Everlasting Father, Prince of Peace.
Of the increase of His government and peace
There will be no end,
Upon the throne of David and over His kingdom,
To order it and establish it with judgment and justice
From that time forward, even forever.
The zeal of the Lord of hosts will perform this.

Happy birthday to our faculty and staff!

 

JANUARY

Atty. Jose Manuel I. Diokno Dean Melencio S. Sta. Maria Atty. Jose Lorenzo A. Sereno Mr. Jeffrey O. Miranda Atty. Carlos P. Medina, Jr.

February 23

Judge Jose Lorenzo Dela Rosa Justice Vicente S.E. Veloso Atty. Rodolfo R. Romero Atty. Regina Stella Jacinto-Barrientos Atty. Joseph R. San Pedro Atty. Vivencio F. Abaño Atty. Marco Antonio Luisito V. Sardillo III Atty. Marlon J. Manuel Atty. Jose Antonio S. Bernas Atty. Jose Victor V. Chan-Gonzaga Atty. Eugenio H. Villareal Judge Oscar B. Pimentel Atty. Michael Dana N. Montero Justice Jane Aurora C. Lantion Atty. Serafin U. Salvador, Jr.

Jan. 5

February 23

Jan. 7

February 23

Jan. 9

February 27

Jan. 6

February 29

Jan. 12

MARCH

Jan. 15

Atty. Gil A. Valera Atty. Yolanda F. Ibarle Atty. Hans Leo J. Cacdac Atty. Siegfred B. Mison Fr. Ismael Jose V. Chan-Gonzaga Justice Diosdado M. Peralta Dean Andres D. Bautista Ms. Blythe Lumague Atty. Edmund Jason G. Baranda

March 3

Jan. 17

March 7

Jan. 19

March 13

Jan. 22

March 14

Jan. 22

March 25

Jan. 22

March 27

Jan. 25

March 28

Jan. 27

March 28

Jan. 29

March 31

Jan. 30

APRIL

 
 

FEBRUARY

Atty. Mario L. Bautista Atty. Rena R. Pamfilo Ms. Liwayway D. Bacani Atty. Angela C. Ylagan Atty. Roman Miguel G. De Jesus Atty. Francisco Ed. Lim Judge Edgardo M. Caldona Atty. Silvia Jo G. Sabio Atty. Jeremy I. Gatdula Atty. Herminio S. Ozaeta, Jr. Atty. Cirilo P. Noel Atty. Ignatius Michael D. Ingles Atty. Rommel U. Mercado Ms. Arlene M. Amene Atty. Axel Rupert M. Cruz

February 2

February 2

February 4

February 7

February 9

February 9

February 12

February 12

February 13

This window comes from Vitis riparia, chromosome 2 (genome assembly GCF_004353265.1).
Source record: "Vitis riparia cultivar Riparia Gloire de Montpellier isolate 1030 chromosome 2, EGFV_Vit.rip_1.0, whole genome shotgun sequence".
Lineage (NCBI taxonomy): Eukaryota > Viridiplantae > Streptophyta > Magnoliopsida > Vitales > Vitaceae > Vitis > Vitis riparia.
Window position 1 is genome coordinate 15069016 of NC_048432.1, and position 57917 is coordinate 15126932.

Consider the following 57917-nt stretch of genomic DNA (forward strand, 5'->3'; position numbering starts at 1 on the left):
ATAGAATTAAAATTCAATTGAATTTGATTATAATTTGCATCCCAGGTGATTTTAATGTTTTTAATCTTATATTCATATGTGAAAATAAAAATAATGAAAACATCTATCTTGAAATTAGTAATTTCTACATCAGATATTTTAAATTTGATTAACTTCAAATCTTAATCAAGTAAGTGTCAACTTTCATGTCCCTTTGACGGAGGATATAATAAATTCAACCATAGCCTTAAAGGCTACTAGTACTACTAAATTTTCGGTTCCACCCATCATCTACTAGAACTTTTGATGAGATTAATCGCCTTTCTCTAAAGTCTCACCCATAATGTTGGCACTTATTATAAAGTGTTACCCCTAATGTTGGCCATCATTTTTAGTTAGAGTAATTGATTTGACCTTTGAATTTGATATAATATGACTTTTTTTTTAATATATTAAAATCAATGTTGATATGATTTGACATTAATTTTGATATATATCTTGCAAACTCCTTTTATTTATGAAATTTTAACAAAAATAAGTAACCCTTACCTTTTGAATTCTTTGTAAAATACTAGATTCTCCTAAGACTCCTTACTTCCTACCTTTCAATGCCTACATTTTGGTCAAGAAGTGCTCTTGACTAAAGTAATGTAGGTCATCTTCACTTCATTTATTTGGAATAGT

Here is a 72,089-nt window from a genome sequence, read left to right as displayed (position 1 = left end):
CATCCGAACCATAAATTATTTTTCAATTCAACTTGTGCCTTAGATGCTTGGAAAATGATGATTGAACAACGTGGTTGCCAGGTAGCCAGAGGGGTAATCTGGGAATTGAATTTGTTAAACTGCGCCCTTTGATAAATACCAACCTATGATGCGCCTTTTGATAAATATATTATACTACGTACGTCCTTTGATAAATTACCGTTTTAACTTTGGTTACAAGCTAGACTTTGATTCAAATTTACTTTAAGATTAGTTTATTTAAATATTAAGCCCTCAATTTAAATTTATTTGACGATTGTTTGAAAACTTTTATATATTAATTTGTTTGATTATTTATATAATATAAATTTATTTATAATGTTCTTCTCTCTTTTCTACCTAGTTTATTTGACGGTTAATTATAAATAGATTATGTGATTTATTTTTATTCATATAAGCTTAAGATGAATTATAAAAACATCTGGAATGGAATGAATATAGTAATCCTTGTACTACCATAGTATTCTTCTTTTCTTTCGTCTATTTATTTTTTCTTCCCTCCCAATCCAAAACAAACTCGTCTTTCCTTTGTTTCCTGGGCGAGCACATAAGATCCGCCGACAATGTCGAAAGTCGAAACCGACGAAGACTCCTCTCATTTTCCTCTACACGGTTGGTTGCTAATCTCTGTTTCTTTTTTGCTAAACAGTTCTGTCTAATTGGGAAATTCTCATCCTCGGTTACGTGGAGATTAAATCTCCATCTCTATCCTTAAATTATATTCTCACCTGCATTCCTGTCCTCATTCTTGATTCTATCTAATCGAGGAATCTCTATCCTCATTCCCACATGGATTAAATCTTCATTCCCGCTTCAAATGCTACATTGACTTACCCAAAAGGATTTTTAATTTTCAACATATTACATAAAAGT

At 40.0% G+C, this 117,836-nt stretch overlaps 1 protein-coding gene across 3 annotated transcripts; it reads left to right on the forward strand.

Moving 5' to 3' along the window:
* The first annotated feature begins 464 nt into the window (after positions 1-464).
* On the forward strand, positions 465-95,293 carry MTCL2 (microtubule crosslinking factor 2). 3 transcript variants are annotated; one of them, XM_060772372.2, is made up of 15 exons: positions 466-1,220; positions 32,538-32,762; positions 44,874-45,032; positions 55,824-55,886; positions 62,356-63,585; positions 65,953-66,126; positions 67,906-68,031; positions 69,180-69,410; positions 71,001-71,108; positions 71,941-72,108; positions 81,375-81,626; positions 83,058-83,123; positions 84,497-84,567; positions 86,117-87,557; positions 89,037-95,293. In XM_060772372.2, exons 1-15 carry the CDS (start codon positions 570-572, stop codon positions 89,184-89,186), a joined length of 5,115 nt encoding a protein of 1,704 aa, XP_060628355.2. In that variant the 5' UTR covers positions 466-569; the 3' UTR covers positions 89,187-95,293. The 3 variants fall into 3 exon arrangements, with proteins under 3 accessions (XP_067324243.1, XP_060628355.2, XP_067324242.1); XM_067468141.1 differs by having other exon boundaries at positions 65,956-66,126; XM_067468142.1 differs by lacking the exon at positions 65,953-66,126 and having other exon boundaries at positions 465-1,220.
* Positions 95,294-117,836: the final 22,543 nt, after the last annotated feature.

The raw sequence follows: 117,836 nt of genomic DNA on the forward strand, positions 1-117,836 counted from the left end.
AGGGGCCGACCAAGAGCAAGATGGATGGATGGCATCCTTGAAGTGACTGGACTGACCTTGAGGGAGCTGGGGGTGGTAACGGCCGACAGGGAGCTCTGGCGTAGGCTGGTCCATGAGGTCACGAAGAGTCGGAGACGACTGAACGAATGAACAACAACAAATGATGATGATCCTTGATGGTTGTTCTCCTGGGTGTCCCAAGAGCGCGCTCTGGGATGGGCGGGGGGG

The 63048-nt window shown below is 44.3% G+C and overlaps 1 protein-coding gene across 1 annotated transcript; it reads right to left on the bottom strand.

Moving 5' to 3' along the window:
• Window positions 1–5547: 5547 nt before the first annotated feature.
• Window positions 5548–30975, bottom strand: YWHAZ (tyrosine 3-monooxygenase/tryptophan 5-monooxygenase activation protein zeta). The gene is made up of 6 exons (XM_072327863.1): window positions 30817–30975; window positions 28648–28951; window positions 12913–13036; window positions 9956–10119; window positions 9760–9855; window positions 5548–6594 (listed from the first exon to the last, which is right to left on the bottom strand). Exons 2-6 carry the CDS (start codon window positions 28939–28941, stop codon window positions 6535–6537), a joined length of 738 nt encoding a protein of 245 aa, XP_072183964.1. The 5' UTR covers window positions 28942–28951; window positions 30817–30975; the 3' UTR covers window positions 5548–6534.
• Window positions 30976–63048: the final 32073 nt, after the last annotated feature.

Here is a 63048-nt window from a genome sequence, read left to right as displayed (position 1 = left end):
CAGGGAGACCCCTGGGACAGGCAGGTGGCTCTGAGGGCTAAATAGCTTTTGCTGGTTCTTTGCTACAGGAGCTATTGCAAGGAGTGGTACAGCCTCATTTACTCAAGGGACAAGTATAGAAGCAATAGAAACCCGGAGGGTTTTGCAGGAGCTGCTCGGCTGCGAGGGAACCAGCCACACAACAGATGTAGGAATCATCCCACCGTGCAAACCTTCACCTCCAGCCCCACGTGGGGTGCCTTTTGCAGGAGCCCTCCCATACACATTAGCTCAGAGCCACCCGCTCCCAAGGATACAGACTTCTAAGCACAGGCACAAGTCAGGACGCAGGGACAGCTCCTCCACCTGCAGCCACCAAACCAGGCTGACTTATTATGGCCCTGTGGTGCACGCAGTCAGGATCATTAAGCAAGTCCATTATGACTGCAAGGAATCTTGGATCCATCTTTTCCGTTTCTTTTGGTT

February 15

February 16

February 17

February 17

February 20

February 20

Atty. Jess Raymund M. Lopez Atty. Carlos G. Baniqued Atty. Cyril C. Del Callar Atty. Alberto C. Agra Atty. Victor N. Alimurung Atty. Rogelio A. Vinluan Atty. Patricia Cristina NgoChua Atty. Rico V. Domingo Atty. Ma. Ngina Teresa V. Chan-Gonzaga Atty. Sarah Lou Y. Arriola Dean Jose M. Roy III Atty. Nina Patricia D. Sison-Arroyo Atty. Cheselden George V. Carmona Atty. Francis Joseph H. Ampil Atty. Ricardo M. Pilares III Atty. Arturo M. De Castro

April 1

April 5

April 6

April 7

April 12

April 12

April 15

April 20

April 21

April 23

April 23

April 23

April 24

April 26

April 27

April 29

23 April 23 April 24 April 26 April 27 April 29 Head, Editorial Board S edfrey

Head, Editorial Board

Sedfrey M. Candelaria

Editor-in-Chief

nina PatriCia d. SiSon-arroyo

Associate Editors

Maria PatriCia r. CervanteS-PoCo oSCar Carlo f. CajuCoM

Editorial Assistant

Blythe M. luMague

Contributors

ARTICLES

Kevin Alcid Takahiro Kenjie C. Aman Harvey Bilang Ma. Ngina Teresa V. Chan-Gonzaga Patrick Cocabo Cyndy P. Dela Cruz Trixie Elamparo Jose Ma. G. Hofileña Tanya Karina A. Lat Jorge Alfonso C. Melo Frances Lipnica Pabilane Ryan Jeremiah D. Quan Roge Ramirez Jaymie Ann R. Reyes Christian Sorongon Amparita S. Sta. Maria Joyce Melcar T. Tan Thea Alyssa C. Vega Veronica Mae C. Yan

PHOTOS

Ateneo Law Alumni Association Ma. Ngina Teresa V. Chan-Gonzaga Jose Ma. G. Hofileña Denise Sales Amparita S. Sta. Maria Rommel Trinidad